seventy seven give you thank you and to be the same food and well, if you're, a guess and although I feel that I have to come back to what I said about this being a divide and conquer problem, and the fact that we need to figure out things in order to really get the that that the proper without intended violent glade. Now that means that any speculation but I may make about the time frame for when we get there is speculation about the most difficult part of the problem and left for its part is back into because the metaphorical matter at the earliest stage, and therefore this sum the more opportunity for things to go wrong between now and then ass, big so well. I am asked to give a timeframe estimate on this. I always make sure to emphasise that it probabilistic That's what I'm giving you is a timeframe for when I think we have a fifty fifty chance of getting a decisive level of comprehensive, notably fair. At the moment. That number is seventeen years now, that's very specific way
oh yeah yeah I mean, but the thing is what matters is how that number is changed over the type of time. So I first started giving timeframe predictions about fifteen sixteen years ago about that twenty five years to come down by eight years in sixteen which everybody is right, but here to be good news, for the Good NEWS is that it hardly another tool for the first then re is it was like I would say, YAP. Five years ago I was still saying twenty to twenty one years. So it's been it haven't been haven't been flipping any further for a little while and the reason why I think the spade up to parity is because the the thing that with slowing it down before was lack of funding beforehand
I was always saying. This is how fast the science allows the problem to be solved, but the signs only allow the problem to be solved if the funds can be done, and that requires ultimately biomedical research is inherently expensive and we are just not able to pull in As much money as we need for this is interesting, because it seems that that would be something that most people have a vested interest in fun. You don't say sure over the past five years, dimension that things have become in vestibule. Things changed a lot, every time we end up being able to spend a project out from our lab into a private company, another didn't get put on its budget like overnight, just because it so much easier to get people to right jack if they think, with a chance, even a really small chance that look at my back in spades some time later. You know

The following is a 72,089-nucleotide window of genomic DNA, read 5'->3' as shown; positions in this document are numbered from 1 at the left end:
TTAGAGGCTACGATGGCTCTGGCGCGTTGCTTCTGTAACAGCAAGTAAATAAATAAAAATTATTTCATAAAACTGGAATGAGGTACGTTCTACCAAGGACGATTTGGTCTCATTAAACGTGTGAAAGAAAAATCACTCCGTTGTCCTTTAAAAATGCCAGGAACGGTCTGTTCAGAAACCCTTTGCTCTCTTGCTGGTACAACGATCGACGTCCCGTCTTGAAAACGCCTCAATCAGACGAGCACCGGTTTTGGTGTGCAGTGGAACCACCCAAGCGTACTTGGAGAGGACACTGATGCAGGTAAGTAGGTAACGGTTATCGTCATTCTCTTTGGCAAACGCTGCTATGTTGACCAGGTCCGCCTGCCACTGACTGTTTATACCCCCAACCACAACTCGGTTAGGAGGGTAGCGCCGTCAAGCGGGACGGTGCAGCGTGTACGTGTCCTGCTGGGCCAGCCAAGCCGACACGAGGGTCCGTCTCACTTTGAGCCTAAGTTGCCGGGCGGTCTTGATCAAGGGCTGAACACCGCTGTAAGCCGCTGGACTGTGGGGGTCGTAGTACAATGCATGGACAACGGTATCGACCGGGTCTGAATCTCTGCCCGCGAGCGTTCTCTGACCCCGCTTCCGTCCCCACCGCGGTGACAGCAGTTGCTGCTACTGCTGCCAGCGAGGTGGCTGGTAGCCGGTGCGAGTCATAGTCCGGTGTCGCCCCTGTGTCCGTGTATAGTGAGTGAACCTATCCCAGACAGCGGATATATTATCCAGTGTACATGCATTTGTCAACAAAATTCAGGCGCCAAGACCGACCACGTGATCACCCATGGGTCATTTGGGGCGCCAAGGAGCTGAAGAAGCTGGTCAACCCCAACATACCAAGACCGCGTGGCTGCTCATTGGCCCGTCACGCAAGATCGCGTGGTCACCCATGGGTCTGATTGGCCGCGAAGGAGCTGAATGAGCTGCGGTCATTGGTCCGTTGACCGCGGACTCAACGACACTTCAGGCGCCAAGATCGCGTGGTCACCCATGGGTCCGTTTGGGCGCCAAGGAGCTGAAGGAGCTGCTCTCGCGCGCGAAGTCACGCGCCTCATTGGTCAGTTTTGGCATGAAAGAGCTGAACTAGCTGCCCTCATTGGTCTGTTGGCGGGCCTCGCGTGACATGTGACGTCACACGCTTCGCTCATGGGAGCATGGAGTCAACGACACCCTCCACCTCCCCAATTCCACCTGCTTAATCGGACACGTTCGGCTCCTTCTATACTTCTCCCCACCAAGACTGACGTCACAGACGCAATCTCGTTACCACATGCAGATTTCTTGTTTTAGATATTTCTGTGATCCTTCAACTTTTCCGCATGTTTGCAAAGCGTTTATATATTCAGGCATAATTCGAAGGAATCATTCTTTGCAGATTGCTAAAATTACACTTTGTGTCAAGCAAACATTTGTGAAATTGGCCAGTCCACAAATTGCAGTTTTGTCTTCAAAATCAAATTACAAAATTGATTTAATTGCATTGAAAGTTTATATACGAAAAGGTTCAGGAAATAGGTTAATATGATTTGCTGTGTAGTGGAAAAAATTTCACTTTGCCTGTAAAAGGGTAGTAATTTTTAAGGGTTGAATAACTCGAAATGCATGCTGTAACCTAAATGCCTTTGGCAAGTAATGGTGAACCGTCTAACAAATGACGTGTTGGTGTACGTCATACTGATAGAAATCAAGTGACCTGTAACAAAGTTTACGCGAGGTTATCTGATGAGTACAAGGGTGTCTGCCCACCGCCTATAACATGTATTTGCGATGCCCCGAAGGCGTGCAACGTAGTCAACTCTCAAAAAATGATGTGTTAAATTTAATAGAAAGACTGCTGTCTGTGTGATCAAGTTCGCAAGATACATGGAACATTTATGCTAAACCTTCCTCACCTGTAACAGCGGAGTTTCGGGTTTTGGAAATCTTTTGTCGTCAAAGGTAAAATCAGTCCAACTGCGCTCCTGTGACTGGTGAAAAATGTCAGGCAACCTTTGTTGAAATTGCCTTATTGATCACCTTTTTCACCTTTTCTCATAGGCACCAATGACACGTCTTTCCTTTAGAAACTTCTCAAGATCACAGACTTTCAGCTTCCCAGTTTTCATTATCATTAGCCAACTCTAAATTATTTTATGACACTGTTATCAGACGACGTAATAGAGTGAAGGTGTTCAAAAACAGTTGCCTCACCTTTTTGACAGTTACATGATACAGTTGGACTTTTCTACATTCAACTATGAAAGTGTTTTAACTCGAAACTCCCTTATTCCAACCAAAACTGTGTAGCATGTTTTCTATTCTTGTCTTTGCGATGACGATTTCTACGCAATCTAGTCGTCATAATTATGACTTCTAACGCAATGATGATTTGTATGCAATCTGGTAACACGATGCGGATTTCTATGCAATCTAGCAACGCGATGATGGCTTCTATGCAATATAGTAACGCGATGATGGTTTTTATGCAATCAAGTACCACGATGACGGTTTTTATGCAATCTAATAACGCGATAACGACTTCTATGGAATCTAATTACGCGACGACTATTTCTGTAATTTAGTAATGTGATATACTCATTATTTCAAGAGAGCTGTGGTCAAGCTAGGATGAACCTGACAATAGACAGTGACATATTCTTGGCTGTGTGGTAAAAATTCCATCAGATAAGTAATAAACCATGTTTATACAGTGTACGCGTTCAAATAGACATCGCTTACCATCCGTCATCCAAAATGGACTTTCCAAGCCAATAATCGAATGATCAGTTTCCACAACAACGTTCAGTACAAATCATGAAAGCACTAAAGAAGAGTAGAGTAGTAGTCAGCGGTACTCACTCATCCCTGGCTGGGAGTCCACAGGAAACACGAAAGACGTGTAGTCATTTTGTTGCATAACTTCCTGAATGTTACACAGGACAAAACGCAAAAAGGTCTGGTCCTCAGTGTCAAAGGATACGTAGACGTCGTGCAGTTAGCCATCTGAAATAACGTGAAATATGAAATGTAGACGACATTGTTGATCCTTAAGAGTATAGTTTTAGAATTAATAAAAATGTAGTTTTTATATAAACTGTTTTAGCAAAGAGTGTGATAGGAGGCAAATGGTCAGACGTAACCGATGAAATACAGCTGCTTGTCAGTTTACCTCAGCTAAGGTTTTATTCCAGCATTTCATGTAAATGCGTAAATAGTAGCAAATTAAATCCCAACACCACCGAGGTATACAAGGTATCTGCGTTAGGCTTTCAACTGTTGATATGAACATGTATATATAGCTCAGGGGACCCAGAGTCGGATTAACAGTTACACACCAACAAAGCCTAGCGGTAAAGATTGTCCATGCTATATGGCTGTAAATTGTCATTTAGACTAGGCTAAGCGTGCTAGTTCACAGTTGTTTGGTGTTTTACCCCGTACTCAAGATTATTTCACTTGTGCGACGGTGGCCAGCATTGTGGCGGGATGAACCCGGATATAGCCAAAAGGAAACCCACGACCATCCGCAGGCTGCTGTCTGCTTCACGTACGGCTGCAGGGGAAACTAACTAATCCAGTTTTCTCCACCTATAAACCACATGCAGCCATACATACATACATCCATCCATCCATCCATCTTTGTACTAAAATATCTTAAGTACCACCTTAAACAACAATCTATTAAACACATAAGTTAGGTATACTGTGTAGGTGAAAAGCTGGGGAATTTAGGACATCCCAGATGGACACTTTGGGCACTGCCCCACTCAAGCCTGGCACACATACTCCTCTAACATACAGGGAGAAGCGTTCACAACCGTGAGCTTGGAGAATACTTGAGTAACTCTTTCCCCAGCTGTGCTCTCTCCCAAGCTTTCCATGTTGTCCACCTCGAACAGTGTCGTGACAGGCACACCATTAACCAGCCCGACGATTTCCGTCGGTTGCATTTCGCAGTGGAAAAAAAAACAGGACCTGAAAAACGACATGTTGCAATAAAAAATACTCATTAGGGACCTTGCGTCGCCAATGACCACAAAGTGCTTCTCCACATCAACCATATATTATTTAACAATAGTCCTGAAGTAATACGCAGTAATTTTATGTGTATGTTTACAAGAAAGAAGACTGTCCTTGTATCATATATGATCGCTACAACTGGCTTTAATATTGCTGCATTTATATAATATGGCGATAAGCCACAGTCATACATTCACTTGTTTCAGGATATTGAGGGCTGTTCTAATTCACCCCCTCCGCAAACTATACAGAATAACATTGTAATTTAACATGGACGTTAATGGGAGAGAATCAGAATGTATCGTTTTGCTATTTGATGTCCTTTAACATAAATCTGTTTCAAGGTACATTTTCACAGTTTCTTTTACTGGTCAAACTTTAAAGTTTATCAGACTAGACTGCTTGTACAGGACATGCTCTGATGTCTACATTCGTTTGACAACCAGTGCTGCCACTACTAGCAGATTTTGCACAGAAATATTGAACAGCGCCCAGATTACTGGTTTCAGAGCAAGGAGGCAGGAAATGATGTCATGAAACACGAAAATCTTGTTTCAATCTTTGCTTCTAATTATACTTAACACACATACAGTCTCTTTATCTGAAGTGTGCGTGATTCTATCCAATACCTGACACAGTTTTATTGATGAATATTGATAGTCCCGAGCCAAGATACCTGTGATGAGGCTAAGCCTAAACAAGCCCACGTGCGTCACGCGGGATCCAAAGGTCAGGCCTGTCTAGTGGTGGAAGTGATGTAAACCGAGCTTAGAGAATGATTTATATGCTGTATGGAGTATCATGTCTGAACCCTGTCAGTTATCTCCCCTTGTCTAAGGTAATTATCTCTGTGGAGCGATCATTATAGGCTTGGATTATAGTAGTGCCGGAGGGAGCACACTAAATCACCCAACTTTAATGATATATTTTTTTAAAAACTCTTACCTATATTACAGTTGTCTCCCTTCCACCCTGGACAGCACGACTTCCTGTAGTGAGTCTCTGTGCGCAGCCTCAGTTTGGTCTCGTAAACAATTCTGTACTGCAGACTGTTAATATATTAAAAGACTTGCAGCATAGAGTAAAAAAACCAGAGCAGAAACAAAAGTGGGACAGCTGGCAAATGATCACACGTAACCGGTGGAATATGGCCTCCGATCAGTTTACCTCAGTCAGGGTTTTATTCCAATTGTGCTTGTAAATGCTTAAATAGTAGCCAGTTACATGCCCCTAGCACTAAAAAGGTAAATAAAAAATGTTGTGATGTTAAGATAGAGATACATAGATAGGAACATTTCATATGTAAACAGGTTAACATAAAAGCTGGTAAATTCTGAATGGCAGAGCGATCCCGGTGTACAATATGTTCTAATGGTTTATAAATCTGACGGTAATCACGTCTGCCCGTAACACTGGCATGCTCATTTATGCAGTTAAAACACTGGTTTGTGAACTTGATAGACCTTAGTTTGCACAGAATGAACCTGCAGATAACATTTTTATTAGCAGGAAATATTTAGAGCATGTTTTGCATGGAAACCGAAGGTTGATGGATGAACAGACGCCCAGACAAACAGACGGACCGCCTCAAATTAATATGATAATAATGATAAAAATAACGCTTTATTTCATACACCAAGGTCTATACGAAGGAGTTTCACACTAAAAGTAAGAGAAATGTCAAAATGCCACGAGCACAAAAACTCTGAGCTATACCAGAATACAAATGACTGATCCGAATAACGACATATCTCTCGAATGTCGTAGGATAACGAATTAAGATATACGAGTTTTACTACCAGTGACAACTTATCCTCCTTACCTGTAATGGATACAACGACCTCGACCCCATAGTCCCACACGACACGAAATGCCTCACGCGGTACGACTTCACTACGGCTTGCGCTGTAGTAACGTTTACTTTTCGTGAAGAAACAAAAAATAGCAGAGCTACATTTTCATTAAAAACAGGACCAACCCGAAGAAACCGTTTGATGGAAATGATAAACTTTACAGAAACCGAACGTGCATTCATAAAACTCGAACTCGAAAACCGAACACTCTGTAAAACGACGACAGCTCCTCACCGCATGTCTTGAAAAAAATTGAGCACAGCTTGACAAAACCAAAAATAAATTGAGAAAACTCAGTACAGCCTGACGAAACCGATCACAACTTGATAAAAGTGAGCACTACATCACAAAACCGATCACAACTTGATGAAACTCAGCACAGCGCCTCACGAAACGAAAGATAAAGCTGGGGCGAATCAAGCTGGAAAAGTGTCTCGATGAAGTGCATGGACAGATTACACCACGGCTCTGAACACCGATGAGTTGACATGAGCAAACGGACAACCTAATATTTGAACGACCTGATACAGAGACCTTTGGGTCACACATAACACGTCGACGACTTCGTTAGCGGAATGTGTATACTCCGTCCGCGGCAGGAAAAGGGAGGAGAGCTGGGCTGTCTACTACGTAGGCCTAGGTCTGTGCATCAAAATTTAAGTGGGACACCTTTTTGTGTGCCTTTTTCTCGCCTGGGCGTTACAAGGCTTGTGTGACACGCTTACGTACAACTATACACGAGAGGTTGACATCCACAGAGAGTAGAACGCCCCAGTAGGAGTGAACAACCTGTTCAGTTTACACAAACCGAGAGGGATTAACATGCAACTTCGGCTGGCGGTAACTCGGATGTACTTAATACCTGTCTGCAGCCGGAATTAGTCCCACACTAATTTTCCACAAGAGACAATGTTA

I guess that's what you would expect, but yeah I mean, of course. The other thing that we always up against is the mindset that people have got into about aging. That led me to get into full if millennia, that we have been unable to do anything about it all have any prospect of doing anything about it. I've itunes, it you know what you gonna, do you ve got this terrible got everything. That's gonna happen to you in the distant future and you can do anything about it. So you're gonna put it out of your mind. You not gonna, spend you don't want to spend your life being preoccupied by table to find some way to like not think about it and get on with your miserably short life, and I make the best of it and, of course, the weather we can do. That is by somehow denied from tricking oneself into denying that this is such a big deal. You know that by pretending, for example, that it not really lie like a medical problem at all like an like, inevitable and universal unnatural
alternatively, sang work. Maybe we could fix it if we turn to you, but it would be a bad thing that eighteen, you some kind of blessing in disguise world at eight, announce that we're all this stuff from about their well. We, but all the people how we pay the pension, the went excitedly forever when it pouring in which I have to say. And my whole life contending with how'd, he said I get over the dictator's living forever one well, you know Last time I looked dictator with very high on the league table of risky jobs dictators of debating the furthest. Furthermore, the ones that do diverging that into a vulgar life s accession in advance anyway, so it's as if they were already immortal, so I mean come on the percentage of dictators versus the percentage of regular people, so incredibly small to not cure aging, because of dictators seems like the dumbest idea ever it. Why are you go I mean, but people if they put lily, you know. Yet. This is what people do. They will come up with some raven. Why? I think is blessing in disguise